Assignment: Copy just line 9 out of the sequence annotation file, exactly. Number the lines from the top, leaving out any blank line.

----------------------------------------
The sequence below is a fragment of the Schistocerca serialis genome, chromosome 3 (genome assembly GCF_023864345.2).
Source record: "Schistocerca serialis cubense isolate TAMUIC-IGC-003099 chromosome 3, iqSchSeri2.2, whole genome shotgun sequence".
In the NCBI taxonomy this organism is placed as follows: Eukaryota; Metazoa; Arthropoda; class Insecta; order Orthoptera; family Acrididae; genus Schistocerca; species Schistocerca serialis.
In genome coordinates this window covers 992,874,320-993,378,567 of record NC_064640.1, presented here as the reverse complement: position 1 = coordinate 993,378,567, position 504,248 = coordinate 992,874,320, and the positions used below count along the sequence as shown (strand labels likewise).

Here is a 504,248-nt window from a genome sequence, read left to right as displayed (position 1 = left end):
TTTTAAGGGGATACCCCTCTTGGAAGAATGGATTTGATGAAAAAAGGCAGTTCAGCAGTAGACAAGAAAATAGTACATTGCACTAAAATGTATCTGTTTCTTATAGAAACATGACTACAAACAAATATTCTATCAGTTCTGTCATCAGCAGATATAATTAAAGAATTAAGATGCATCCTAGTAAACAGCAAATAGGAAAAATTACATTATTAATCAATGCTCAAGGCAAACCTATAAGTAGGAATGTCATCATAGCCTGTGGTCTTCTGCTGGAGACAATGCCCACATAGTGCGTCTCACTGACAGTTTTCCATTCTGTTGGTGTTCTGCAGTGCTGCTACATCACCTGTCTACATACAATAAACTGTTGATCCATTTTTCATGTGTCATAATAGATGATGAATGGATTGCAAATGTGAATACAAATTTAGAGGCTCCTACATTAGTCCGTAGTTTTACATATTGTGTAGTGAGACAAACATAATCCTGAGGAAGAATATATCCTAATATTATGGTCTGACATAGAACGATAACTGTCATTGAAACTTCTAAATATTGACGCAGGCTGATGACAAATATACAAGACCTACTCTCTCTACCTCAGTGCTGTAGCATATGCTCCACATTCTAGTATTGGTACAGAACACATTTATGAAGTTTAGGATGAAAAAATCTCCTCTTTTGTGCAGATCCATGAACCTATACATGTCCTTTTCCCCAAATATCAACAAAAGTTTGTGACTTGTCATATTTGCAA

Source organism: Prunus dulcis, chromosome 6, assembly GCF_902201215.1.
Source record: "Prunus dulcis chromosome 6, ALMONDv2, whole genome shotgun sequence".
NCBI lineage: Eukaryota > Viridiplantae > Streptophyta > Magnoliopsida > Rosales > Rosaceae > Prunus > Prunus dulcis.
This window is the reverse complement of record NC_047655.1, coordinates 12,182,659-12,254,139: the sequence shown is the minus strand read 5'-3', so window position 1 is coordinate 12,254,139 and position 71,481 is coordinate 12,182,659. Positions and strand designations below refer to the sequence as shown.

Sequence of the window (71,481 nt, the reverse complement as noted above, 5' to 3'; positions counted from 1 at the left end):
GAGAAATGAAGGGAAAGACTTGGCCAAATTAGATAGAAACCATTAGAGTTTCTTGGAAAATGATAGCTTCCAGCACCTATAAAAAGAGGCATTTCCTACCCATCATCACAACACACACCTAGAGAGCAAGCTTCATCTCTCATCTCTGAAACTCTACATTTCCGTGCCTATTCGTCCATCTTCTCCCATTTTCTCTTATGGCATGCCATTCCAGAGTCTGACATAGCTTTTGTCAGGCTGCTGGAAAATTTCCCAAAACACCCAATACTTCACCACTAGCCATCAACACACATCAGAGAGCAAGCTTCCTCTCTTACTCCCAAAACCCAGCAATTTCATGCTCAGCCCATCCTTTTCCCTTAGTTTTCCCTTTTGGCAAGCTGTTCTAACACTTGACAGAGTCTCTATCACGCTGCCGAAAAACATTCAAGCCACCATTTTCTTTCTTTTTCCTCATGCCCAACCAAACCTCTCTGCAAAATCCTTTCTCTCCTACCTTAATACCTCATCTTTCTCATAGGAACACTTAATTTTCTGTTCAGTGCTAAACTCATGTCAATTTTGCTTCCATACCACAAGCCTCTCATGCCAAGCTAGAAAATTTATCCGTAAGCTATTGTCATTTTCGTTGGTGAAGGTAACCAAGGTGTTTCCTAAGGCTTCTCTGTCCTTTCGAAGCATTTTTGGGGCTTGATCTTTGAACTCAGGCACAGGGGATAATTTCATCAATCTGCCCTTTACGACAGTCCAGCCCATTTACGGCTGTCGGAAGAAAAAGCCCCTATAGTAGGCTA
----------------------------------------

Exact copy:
NCBI lineage: Eukaryota > Viridiplantae > Streptophyta > Magnoliopsida > Rosales > Rosaceae > Prunus > Prunus dulcis.